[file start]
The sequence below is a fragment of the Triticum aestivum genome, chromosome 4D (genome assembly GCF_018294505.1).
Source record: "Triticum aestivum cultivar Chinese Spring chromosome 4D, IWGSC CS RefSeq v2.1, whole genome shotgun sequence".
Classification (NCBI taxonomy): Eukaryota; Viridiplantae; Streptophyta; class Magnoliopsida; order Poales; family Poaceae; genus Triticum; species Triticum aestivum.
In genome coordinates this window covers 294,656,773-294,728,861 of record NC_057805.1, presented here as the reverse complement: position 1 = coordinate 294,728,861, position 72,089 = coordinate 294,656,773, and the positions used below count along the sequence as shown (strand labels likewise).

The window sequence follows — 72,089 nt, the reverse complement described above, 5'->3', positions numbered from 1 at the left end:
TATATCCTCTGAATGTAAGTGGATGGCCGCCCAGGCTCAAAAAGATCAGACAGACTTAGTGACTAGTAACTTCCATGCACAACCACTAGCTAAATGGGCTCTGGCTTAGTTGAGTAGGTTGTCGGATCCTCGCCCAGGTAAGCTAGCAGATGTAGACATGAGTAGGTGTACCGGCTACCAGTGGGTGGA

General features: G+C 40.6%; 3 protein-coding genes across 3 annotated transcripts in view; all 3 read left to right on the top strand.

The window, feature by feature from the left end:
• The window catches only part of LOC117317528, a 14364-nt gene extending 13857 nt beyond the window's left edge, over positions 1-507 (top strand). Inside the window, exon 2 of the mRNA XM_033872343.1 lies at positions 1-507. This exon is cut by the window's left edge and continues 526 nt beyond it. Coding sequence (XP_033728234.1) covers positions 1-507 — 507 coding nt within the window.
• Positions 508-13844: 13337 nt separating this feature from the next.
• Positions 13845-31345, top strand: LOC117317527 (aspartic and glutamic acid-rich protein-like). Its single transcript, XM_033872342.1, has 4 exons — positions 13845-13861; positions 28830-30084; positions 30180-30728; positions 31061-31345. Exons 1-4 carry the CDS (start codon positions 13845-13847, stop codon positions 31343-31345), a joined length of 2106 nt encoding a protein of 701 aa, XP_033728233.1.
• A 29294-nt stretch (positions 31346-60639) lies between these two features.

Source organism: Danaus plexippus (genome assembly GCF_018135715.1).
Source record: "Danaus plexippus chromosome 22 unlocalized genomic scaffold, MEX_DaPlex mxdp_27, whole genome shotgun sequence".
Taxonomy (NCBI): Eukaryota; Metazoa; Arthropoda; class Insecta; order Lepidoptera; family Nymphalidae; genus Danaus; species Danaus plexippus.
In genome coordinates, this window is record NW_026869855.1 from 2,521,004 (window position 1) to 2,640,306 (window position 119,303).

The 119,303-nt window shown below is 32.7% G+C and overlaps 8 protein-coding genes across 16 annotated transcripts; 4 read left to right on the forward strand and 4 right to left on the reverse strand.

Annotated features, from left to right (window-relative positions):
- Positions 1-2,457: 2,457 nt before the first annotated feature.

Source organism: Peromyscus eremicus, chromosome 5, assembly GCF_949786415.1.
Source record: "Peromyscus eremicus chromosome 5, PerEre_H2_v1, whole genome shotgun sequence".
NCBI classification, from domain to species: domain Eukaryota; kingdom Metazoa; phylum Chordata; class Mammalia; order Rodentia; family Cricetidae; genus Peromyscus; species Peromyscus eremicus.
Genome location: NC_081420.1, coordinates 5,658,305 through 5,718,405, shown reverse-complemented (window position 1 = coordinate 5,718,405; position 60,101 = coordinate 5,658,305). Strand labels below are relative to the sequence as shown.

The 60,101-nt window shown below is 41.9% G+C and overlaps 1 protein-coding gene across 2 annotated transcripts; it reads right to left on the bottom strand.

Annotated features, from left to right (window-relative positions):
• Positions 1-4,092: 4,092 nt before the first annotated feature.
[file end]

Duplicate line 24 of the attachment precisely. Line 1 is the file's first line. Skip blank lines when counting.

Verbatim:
The 60,101-nt window shown below is 41.9% G+C and overlaps 1 protein-coding gene across 2 annotated transcripts; it reads right to left on the bottom strand.